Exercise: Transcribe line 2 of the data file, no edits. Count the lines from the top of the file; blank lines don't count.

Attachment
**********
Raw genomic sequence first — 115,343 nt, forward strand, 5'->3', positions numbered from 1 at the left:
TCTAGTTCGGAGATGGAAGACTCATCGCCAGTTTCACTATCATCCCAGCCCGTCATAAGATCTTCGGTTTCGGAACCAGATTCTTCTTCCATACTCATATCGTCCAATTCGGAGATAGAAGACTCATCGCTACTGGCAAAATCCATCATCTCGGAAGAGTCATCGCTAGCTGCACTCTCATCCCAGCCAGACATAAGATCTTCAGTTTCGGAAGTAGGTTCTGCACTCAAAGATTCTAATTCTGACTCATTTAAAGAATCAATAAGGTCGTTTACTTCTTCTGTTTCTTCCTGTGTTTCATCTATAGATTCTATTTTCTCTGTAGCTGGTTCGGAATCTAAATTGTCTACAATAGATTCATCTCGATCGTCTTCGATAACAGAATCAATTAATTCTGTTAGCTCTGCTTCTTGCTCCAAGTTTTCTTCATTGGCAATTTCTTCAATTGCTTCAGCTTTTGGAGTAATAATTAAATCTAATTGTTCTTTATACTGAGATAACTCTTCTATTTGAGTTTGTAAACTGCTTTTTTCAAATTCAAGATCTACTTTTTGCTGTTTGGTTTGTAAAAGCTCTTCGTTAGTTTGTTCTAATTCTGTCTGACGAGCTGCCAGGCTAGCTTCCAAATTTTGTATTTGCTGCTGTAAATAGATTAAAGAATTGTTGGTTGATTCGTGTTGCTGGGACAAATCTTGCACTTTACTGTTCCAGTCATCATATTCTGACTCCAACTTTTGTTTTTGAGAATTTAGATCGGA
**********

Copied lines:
TCTAGTTCGGAGATGGAAGACTCATCGCCAGTTTCACTATCATCCCAGCCCGTCATAAGATCTTCGGTTTCGGAACCAGATTCTTCTTCCATACTCATATCGTCCAATTCGGAGATAGAAGACTCATCGCTACTGGCAAAATCCATCATCTCGGAAGAGTCATCGCTAGCTGCACTCTCATCCCAGCCAGACATAAGATCTTCAGTTTCGGAAGTAGGTTCTGCACTCAAAGATTCTAATTCTGACTCATTTAAAGAATCAATAAGGTCGTTTACTTCTTCTGTTTCTTCCTGTGTTTCATCTATAGATTCTATTTTCTCTGTAGCTGGTTCGGAATCTAAATTGTCTACAATAGATTCATCTCGATCGTCTTCGATAACAGAATCAATTAATTCTGTTAGCTCTGCTTCTTGCTCCAAGTTTTCTTCATTGGCAATTTCTTCAATTGCTTCAGCTTTTGGAGTAATAATTAAATCTAATTGTTCTTTATACTGAGATAACTCTTCTATTTGAGTTTGTAAACTGCTTTTTTCAAATTCAAGATCTACTTTTTGCTGTTTGGTTTGTAAAAGCTCTTCGTTAGTTTGTTCTAATTCTGTCTGACGAGCTGCCAGGCTAGCTTCCAAATTTTGTATTTGCTGCTGTAAATAGATTAAAGAATTGTTGGTTGATTCGTGTTGCTGGGACAAATCTTGCACTTTACTGTTCCAGTCATCATATTCTGACTCCAACTTTTGTTTTTGAGAATTTAGATCGGA